The principle of “like cures like” basically states that a homeopathic remedy is chosen based on the symptoms it would produce if taken in large quantities in a healthy person. Homeopathic practitioners look for a substance that produces similar systems to what the patient is suffering. Since “like cures like,” that substance will become the remedy. The “law of infinitesimals” states that only very small dosages of the substance are necessary. These highly diluted doses prompt the body to react with a natural healing response that also corrects the original ailment.
There are various types of homeopathic remedies, each for a specific set of headache symptoms. The following list contains only a few examples. To find the correct remedy for your specific headache, it is recommended that you visit a licensed homeopath.
- Belladonna – Highly diluted solutions of belladonna are given when the patient experiences the following symptoms: extremely intense, stabbing pains on one side of the head, change in pupil size, flushing on one side of the face. Basically, all the symptoms of a classic cluster headache.
- Natrum muriaticum – This substance is recommended for throbbing headaches accompanied by disturbances of vision, symptoms that seem to indicate a migraine.
- Gelsemium is recommended as a homeopathic remedy for tension headaches, characterized by the feeling of having a rubber band drawn too tightly around the head.
Relaxation Techniques: Meditation and Visualization
Another drug-free method of treating headaches is to practice relaxation techniques to help relax your muscles and clear your mind of stress. Many people find techniques such as meditation and creative visualization to be quite helpful in stopping a headache.
Meditation is one relaxation technique that has been studied for migraines. In the study, participants who meditated reported experiencing fewer migraines than people who did not meditate.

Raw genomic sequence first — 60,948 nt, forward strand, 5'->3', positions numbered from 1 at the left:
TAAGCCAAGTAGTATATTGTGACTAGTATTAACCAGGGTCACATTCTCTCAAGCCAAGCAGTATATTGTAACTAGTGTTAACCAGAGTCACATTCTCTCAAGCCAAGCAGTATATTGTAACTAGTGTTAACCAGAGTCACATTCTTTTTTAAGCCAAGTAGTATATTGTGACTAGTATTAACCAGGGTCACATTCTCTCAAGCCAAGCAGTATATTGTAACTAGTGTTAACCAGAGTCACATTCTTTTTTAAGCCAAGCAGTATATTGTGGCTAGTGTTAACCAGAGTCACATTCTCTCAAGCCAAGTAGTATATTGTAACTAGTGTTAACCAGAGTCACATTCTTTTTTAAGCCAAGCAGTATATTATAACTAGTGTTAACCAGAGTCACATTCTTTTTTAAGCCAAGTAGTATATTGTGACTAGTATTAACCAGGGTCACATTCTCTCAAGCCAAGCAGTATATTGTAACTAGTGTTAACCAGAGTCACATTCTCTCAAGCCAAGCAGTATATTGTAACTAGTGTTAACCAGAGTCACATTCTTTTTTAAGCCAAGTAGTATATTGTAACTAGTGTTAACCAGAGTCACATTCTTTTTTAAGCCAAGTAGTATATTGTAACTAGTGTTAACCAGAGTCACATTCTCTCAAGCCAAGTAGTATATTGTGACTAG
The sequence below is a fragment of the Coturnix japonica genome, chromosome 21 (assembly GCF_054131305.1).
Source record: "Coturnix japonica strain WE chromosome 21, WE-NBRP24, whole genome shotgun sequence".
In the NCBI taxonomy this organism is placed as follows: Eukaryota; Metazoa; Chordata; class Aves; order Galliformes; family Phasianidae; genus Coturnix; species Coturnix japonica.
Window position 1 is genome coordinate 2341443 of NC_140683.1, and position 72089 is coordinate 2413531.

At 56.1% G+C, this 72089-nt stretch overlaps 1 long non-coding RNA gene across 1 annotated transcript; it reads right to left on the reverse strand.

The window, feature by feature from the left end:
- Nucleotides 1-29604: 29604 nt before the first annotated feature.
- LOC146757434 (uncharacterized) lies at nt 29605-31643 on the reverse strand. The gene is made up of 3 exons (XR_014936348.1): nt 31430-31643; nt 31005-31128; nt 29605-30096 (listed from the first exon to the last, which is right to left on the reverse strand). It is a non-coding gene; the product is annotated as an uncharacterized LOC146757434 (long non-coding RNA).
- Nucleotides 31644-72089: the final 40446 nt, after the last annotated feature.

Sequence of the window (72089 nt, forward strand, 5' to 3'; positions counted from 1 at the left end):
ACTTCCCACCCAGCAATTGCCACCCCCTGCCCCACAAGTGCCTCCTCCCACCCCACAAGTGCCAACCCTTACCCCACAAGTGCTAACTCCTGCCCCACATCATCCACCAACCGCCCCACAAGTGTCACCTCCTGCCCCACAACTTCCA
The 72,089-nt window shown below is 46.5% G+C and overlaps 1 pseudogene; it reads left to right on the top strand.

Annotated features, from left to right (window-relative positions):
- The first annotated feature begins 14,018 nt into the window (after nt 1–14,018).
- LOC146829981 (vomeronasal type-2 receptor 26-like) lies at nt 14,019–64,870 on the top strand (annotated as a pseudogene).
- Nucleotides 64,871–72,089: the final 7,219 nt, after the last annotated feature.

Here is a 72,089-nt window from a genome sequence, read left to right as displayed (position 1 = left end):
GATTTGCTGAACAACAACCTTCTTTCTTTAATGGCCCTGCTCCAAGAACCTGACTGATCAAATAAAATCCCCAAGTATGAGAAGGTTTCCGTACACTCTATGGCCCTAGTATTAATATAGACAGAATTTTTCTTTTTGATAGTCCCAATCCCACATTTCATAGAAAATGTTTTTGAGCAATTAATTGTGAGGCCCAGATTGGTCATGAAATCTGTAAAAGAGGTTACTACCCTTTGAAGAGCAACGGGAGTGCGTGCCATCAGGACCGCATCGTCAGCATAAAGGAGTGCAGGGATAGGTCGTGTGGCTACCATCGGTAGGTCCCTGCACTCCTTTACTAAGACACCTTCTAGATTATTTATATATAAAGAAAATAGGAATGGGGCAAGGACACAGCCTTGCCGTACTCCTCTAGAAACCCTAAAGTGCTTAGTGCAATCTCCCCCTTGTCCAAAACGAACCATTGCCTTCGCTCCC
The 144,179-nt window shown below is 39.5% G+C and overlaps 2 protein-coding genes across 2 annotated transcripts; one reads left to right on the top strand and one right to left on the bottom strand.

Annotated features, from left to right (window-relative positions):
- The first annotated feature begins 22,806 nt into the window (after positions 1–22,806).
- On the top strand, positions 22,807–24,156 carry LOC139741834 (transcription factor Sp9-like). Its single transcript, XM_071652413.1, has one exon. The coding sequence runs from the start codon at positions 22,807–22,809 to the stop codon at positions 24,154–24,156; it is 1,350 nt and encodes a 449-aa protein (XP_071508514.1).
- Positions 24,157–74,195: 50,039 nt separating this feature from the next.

Many religions practice some form of meditation, so there are many different types of meditation. However, they all share a common goal: to help the participant learn to focus their attention entirely in the present moment. By living life one moment at a time, much of the stress that triggers headaches can be avoided or diminished. Although meditation can be part of religious practice for some people, it certainly does not have to be. Many people practice meditation simply to gain greater mental discipline and better control over their thoughts, or to relieve stress.
Visualization and Guided Imagery
Visualization and guided imagery are powerful relaxation techniques. Like meditation, they rely on harnessing the power of the mind to heal the body. However, the difference between meditation and using guided imagery is that meditation is about clearing your mind completely. With guided imagery, on the other hand, instead of clearing your mind, you focus on a set of healing images. For example, some people visualize standing in front of a giant medicine cabinet, choosing a bottle from the cabinet, and taking a pill. The idea is that simply imagining taking a headache pill that you know will work causes the body to behave as if under the influence of the imaginary medication. Thus, your headache goes away.
Another simple guided imagery technique is to imagine your headache as a ball of red light that fills up the inside of your skull. If your head is pounding, imagine the light pulsing in time with your pain. Now, imagine that your hands are producing a gentle azure light, like starlight. Bring your hands up to your head, placing them wherever the pain is most intense. Imagine the cool starlight from your hands chasing away the hot red light in your head, and you should feel your pain diminish along with the red light.
Hot and Cold Therapy
Using heat and cold to relieve pain is another natural method of treating a headache. For example, an ice cold compress applied to the temples relieves headache pain for some people. When the headache is accompanied by pain in the neck area, a warm compress will relax muscles and reduce headache-triggering tension. Alternating hot and cold showers will help increase circulation and may help with migraines.